I am sure that at this point everyone has had their fill of the “Starbucks Red Cup Controversy.” I have not actually met anyone angry about the red cup, only people who are angry at the fact that others are upset about it. This whole ordeal has me thinking, who is really to say what “Christmas” is anymore? Hopefully, we as species are at a point in evolution where Christmas can mean whatever we individually want it to mean.
Don’t believe me? Well let us take a look through history. In Christianity’s early years, Easter was the main holiday to be celebrated. Until the fourth century, Jesus’ birth was not a holiday. After all, his actual date of birth is never clearly stated in the Bible. Common belief is that the Pope chose December 25th as the day to celebrate so that it would both coincide with and adopt the traditions of the Pagan Saturnalia festival, which was already popular in Rome. Why? In my opinion, the Pope was doing this as an effort to make it easier to convert people to Christianity, although he also made the holiday easier to celebrate for all of the above.
Overall I think Starbucks has the right idea with their plain red cup. The intentional omission of specific Christmas wording and iconography serves to make their product, in fact, more inclusive. When all is said and done, Christmas’ core principles of peace, love, happiness, and togetherness are not strictly Christian and possibly the plain red cup now helps promote that very notion.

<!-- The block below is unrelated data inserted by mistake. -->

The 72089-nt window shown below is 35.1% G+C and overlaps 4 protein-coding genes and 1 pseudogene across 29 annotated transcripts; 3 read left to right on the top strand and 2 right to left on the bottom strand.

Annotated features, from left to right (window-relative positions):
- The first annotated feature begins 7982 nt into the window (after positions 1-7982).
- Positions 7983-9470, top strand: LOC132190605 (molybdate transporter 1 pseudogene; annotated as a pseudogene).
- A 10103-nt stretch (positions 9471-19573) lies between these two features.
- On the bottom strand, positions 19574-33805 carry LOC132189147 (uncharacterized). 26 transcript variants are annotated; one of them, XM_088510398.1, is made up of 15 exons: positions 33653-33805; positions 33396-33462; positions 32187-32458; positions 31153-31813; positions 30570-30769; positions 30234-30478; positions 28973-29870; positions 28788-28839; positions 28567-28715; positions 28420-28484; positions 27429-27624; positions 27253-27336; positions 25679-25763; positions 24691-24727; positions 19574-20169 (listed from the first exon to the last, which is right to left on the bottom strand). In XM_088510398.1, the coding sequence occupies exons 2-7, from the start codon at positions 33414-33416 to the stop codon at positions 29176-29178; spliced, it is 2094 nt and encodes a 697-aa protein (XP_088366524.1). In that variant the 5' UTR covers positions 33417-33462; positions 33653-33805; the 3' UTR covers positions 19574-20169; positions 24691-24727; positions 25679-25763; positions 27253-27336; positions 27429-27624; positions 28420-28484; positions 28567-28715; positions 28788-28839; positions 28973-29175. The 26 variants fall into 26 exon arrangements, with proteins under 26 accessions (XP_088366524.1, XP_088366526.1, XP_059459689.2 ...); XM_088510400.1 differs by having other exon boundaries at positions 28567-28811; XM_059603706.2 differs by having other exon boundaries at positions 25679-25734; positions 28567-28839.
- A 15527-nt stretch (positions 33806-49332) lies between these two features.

The real question is: does religion really have to play into whether or not someone can celebrate Christmas? I was not raised in a religious household, and in fact I didn’t even know who Jesus was until elementary school. Even then it was a shaky concept for me.
However without fail, every year my family has come together to celebrate Christmas. Of course our celebration can differ from others’ experiences. But that all harkens back to my point being there is no singular meaning of Christmas. To me, Christmas means a nice brunch and afterwards being able to visit with family members I don’t get to see every day. I’ve never celebrated Christmas in a particularly Christian way, yet I still celebrate it because it can be interpreted to mean different things to different people.